The word "screentime" sends up red flags to parents around the world. We question how our kids are impacted, what they should be viewing, and we struggle to keep up with the latest features. But let's take a step back.
Julie Taylor started as a Pinwheel customer, and after realizing the positive effect the smartphone had on her child and others, she felt compelled to leave her corporate position at a Fortune 250 telecommunications company to support Pinwheel's growth. She now focuses on building and fostering communications strategies, media relations, and content creation.
By creating a screen time contract, you're setting clear boundaries for tech use. By crafting it into a spinning pinwheel, you're creating a kinder environment for this conversation to take place.
Working from home while raising kids during a pandemic is challenging. Stop right here to take a breathe; you earned that and much more. The balance of parenting and working is hard to strike, but I'll always cling to the message that journalist Jennifer Griffin told me almost a decade ago.
Pinwheel has been chosen out of a record-breaking 400-plus applicants as one of the top technology companies in the Southeast to present at Venture Atlanta 2021 to be held October 20-21.
Imagine your 10-year-old lying about their age to create a social media account, connecting with a user-base within a 5-mile radius, thriving and nosediving off upvotes and downvotes, and---here's the clincher---engaging in a community with complete anonymity.
As children across the country return to school in 2022, parents wonder what age they should give their kids a smartphone.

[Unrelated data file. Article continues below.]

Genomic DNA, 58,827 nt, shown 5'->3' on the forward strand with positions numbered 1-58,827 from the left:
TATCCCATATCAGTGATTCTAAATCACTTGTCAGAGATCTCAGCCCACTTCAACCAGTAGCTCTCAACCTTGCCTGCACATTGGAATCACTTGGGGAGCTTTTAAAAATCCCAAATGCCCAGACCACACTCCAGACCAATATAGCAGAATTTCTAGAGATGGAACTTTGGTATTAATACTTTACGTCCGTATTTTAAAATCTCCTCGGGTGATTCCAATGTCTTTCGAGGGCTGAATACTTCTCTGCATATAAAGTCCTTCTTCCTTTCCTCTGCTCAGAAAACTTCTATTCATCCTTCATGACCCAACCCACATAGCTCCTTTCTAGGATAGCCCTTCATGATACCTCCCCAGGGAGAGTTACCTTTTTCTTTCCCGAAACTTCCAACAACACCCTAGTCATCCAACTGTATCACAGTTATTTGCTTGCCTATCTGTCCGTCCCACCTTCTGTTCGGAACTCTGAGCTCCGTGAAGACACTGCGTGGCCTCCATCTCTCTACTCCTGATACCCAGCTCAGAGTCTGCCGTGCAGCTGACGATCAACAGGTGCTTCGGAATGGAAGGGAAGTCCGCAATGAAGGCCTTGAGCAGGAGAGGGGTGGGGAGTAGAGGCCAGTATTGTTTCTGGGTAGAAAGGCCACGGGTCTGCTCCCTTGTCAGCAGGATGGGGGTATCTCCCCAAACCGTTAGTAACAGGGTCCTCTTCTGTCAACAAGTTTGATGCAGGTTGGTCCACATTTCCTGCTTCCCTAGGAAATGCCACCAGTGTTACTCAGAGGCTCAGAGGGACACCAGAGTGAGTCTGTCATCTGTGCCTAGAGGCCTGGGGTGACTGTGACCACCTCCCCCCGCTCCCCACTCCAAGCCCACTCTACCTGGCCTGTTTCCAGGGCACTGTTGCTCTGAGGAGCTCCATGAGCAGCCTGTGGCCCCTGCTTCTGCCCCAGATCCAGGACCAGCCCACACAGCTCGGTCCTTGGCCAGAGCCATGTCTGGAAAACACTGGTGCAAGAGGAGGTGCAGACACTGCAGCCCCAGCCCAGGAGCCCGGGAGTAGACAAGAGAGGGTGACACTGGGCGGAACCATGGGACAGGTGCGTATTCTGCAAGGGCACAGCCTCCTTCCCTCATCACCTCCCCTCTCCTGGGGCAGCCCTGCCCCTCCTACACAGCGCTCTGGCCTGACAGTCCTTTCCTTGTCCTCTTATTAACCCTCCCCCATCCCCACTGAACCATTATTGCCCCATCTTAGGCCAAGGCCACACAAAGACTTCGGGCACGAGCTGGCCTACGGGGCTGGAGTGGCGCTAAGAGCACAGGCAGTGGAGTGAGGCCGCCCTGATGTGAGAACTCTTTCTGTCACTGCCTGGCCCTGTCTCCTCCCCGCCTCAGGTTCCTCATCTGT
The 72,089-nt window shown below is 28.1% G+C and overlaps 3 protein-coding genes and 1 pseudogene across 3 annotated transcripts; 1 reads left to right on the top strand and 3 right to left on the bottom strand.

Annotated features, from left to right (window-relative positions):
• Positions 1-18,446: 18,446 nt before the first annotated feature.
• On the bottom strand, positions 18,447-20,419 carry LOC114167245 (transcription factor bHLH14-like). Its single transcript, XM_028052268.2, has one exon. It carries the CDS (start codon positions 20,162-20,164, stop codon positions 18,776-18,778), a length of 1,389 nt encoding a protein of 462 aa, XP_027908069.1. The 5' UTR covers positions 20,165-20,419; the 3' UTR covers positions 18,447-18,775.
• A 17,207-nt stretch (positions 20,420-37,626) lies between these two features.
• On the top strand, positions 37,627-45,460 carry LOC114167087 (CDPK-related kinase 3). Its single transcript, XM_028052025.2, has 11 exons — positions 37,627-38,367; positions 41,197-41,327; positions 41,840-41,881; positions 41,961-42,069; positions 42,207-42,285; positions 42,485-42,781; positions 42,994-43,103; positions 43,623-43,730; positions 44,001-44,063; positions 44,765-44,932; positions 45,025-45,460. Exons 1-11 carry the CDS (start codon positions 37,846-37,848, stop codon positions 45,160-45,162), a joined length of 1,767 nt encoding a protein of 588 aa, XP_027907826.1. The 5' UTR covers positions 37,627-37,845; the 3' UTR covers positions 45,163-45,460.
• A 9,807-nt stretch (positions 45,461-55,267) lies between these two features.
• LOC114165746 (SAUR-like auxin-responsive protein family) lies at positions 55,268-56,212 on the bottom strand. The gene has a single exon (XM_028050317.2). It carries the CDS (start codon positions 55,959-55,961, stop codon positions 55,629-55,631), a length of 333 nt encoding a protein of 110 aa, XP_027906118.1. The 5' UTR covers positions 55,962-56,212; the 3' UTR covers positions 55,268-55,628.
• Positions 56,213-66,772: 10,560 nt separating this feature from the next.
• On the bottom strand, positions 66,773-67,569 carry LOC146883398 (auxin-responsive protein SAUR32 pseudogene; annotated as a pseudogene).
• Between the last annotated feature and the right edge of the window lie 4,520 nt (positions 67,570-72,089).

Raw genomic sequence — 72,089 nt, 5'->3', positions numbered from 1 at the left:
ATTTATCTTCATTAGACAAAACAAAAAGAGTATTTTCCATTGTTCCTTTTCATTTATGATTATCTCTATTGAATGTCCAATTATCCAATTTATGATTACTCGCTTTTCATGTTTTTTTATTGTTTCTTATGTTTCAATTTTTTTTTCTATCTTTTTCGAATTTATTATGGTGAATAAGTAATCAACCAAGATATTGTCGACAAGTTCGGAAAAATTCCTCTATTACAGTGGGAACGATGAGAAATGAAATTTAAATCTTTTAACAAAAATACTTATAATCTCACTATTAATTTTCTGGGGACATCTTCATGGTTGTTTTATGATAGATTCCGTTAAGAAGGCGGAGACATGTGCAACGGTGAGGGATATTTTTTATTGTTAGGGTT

Teachers rely more and more on technology to support their students' growth. While smartphones offer a lot of great apps and sources of information, a typical device actively attempts to divert young minds into gaming or YouTube rabbit holes.
But with Pinwheel, your child can enjoy all of the support, with none of the distractions.
With less than a year of being on the market, the public is embracing Pinwheel's concept of a smartphone designed for kids. USA Today recently featured Pinwheel in an article reviewing what parents should consider before making that important purchase.
Moving fast while playing the long-game: Dane Witbeck has been known to enjoy speeds of up to 175 mph on a motorcycle, yet also enjoys growing bonsai trees in his free time.
The CEO and co-founder of Pinwheel, a smartphone which is now in the hands of thousands of children, Witbeck was recently awarded the 40 under 40 award from his alma mater, Georgia Tech.
Witbeck joins 39 others that boast achievements in areas like the nonprofit sector, state politics, agriculture and military. Georgia Tech selected each individual based on the significant contributions they made in their fields.